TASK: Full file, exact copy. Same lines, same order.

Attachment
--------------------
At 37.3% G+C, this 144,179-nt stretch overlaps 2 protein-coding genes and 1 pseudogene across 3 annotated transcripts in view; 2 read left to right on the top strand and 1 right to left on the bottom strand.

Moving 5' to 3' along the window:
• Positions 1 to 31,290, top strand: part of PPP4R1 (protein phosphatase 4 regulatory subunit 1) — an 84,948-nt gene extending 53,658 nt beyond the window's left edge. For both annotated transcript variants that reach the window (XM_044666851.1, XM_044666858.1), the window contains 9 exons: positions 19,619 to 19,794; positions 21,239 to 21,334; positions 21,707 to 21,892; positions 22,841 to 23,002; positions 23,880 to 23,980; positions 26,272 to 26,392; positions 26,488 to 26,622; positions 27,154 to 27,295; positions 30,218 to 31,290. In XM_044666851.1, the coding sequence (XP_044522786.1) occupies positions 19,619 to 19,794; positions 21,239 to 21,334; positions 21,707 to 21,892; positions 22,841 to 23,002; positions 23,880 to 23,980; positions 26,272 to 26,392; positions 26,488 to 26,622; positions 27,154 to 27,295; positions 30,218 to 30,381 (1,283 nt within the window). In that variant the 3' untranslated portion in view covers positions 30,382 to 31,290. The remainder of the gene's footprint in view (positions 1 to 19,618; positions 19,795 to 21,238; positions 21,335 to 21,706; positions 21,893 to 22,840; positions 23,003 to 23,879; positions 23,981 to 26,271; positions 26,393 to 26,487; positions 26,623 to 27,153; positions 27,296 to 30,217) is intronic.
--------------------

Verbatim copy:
At 37.3% G+C, this 144,179-nt stretch overlaps 2 protein-coding genes and 1 pseudogene across 3 annotated transcripts in view; 2 read left to right on the top strand and 1 right to left on the bottom strand.

Moving 5' to 3' along the window:
• Positions 1 to 31,290, top strand: part of PPP4R1 (protein phosphatase 4 regulatory subunit 1) — an 84,948-nt gene extending 53,658 nt beyond the window's left edge. For both annotated transcript variants that reach the window (XM_044666851.1, XM_044666858.1), the window contains 9 exons: positions 19,619 to 19,794; positions 21,239 to 21,334; positions 21,707 to 21,892; positions 22,841 to 23,002; positions 23,880 to 23,980; positions 26,272 to 26,392; positions 26,488 to 26,622; positions 27,154 to 27,295; positions 30,218 to 31,290. In XM_044666851.1, the coding sequence (XP_044522786.1) occupies positions 19,619 to 19,794; positions 21,239 to 21,334; positions 21,707 to 21,892; positions 22,841 to 23,002; positions 23,880 to 23,980; positions 26,272 to 26,392; positions 26,488 to 26,622; positions 27,154 to 27,295; positions 30,218 to 30,381 (1,283 nt within the window). In that variant the 3' untranslated portion in view covers positions 30,382 to 31,290. The remainder of the gene's footprint in view (positions 1 to 19,618; positions 19,795 to 21,238; positions 21,335 to 21,706; positions 21,893 to 22,840; positions 23,003 to 23,879; positions 23,981 to 26,271; positions 26,393 to 26,487; positions 26,623 to 27,153; positions 27,296 to 30,217) is intronic.